- A vacuum system, in which stale internal air is extracted from the building by an exhaust fan, creating lower pressure inside the building than the outside air.
- A balanced system that uses both inlet and extract fans, maintaining the internal air pressure at a similar level to the outside air and so reducing air infiltration and draughts.
- A local exhaust system that extracts local sources of heat or contaminants at their source, such as cooker hoods, fume cupboards and so on.
 Typical mechanical ventilation systems for commercial buildings
In commercial developments, mechanical ventilation is typically driven by air handling units (AHU) connected to ductwork within the building that supplies air to and extracts air from interior spaces. Typically AHU comprise an insulated box that forms the housing for; filter racks or chambers, a fan (or blower), and sometimes heating elements, cooling elements, sound attenuators and dampers. In some situations, such as in swimming pools, air handling units might include dehumidification. See Air handling units for more information.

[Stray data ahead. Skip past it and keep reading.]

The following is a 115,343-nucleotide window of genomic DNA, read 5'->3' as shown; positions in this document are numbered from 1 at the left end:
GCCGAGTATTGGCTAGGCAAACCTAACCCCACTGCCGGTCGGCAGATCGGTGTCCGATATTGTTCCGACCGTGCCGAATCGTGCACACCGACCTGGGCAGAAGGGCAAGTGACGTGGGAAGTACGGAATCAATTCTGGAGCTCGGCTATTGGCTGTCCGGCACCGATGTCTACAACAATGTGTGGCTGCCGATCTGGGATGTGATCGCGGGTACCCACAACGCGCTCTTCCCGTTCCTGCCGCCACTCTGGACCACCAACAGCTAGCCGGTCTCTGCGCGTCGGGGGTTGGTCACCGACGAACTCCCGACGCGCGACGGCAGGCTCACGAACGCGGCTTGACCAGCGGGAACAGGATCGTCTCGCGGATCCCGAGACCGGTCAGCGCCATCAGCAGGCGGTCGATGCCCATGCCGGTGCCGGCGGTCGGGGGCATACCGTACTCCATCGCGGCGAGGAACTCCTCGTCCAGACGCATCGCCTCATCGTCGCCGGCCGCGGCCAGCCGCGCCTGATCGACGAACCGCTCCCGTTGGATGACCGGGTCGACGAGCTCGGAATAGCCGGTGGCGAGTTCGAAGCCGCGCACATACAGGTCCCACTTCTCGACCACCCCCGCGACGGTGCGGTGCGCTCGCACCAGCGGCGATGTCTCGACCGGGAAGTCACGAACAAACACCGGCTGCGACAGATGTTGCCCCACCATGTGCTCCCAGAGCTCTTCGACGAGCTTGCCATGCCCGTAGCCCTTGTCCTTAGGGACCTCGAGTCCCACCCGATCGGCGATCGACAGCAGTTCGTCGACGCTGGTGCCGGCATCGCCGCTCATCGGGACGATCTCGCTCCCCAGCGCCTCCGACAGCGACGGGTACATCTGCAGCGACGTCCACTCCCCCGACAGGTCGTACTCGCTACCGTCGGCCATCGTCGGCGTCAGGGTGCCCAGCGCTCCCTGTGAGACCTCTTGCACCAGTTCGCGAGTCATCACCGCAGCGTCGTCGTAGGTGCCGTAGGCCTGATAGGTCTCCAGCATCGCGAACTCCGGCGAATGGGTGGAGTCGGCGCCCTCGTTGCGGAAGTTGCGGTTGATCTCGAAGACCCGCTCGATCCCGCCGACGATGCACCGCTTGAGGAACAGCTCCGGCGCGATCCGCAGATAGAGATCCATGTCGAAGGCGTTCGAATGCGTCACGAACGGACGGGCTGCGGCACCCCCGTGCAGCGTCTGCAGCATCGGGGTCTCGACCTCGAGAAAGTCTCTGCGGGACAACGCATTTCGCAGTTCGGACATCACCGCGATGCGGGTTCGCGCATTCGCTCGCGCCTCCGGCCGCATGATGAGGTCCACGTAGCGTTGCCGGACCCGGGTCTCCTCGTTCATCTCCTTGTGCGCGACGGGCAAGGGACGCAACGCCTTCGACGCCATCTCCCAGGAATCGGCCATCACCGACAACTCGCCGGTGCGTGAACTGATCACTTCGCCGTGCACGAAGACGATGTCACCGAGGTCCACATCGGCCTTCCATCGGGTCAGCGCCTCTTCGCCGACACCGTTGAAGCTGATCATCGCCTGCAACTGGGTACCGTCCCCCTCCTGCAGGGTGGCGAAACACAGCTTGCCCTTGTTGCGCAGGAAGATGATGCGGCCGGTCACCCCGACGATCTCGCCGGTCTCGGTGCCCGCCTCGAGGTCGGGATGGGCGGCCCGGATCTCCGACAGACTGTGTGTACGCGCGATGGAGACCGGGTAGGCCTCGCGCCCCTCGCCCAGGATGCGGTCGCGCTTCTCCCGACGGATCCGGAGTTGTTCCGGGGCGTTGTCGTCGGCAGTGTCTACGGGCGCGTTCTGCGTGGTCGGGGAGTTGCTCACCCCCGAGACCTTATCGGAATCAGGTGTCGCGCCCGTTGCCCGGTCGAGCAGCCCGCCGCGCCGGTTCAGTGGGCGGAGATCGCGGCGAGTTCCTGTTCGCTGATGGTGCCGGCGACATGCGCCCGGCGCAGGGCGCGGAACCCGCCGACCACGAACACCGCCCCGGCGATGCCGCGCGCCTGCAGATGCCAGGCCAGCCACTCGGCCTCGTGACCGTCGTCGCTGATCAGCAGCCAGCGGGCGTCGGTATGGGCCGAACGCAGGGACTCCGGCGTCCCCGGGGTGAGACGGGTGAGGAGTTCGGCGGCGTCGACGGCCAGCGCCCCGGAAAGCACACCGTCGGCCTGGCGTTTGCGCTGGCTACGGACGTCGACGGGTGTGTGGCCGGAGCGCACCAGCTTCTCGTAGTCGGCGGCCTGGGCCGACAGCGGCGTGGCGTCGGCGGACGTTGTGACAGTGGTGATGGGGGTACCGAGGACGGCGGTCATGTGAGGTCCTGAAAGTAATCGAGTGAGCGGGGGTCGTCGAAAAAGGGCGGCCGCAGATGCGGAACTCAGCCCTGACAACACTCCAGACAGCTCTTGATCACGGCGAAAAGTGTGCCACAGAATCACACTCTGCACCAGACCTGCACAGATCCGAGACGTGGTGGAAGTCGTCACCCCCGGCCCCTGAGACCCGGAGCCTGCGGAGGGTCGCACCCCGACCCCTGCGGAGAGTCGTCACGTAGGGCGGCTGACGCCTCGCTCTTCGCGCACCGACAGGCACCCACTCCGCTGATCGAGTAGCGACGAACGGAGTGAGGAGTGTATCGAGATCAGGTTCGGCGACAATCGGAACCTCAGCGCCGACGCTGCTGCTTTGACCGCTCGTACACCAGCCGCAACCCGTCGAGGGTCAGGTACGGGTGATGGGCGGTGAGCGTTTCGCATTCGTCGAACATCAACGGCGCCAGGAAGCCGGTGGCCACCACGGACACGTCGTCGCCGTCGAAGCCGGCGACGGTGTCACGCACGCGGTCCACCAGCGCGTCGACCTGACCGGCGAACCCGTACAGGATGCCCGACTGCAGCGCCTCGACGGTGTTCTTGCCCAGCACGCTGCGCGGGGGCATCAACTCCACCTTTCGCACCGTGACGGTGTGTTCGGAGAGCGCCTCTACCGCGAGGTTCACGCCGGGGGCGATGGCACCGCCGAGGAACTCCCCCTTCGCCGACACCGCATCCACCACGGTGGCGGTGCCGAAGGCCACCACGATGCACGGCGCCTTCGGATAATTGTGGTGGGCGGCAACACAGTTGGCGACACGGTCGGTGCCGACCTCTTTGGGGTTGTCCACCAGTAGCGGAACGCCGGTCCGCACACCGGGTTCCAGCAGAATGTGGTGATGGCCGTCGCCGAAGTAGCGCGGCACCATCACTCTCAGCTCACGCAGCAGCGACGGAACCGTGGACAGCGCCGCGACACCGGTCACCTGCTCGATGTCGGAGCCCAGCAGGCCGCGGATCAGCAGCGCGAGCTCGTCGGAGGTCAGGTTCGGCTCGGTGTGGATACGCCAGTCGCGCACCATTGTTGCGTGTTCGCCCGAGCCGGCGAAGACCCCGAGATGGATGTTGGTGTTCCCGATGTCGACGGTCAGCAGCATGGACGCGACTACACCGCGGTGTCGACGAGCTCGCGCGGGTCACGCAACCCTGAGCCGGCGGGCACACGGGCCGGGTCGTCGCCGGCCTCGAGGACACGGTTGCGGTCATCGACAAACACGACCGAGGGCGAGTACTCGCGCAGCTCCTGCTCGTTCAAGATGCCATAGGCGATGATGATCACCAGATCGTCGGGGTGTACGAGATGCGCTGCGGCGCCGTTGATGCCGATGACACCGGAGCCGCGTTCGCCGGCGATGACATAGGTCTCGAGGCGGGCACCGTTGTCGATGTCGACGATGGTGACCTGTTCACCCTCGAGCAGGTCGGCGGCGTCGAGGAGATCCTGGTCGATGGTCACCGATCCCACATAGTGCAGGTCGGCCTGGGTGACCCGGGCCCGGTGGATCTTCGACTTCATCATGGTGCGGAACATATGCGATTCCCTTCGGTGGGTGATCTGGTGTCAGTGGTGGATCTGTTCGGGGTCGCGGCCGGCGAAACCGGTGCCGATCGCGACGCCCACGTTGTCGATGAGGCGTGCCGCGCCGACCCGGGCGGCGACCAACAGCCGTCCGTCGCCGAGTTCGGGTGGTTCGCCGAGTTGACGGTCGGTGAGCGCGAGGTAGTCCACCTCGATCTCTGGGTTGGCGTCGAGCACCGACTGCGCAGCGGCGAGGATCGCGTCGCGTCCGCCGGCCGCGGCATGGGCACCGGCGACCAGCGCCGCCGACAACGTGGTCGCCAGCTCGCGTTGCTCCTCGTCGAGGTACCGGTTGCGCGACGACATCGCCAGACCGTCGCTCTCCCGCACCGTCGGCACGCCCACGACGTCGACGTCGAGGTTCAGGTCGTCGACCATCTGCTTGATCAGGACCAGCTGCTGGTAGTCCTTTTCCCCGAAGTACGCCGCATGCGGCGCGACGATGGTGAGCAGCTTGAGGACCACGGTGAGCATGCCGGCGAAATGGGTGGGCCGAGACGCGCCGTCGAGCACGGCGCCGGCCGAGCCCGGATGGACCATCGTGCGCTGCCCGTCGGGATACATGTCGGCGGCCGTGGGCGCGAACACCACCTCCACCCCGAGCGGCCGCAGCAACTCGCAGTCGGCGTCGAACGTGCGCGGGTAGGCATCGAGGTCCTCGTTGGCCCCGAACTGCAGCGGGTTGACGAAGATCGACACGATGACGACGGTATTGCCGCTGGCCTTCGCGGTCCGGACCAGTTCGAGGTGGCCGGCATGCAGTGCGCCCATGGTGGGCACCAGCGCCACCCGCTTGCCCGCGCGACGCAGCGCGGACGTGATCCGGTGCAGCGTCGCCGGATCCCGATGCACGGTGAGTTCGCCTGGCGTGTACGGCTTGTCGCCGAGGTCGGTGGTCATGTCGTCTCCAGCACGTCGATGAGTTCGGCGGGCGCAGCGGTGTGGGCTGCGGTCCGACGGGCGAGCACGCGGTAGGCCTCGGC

Where mechanical ventilation includes heating, cooling and humidity control, this can be referred to as Heating Ventilation and Air Conditioning (HVAC). See Heating Ventilation and Air Conditioning for more information.
Extracting internal air and replacing it with outside air can increase the need for heating and cooling. This can be reduced by re-circulating a proportion of internal air with the fresh outside air, or by heat recovery ventilation (HRV) that recovers heat from extract air to pre-heat incoming fresh air using counter-flow heat exchangers. See Heat recovery ventilation for more information.
The design of mechanical ventilation systems is generally a specialist task, undertaken by a building services engineer. Whilst there are standards and rules of thumb that can be used to determine air flow rates for straight-forward situations, when mechanical ventilation is combined with heating, cooling, humidity control and the interaction with natural ventilation, thermal mass and solar gain, the situation can quickly become very complicated.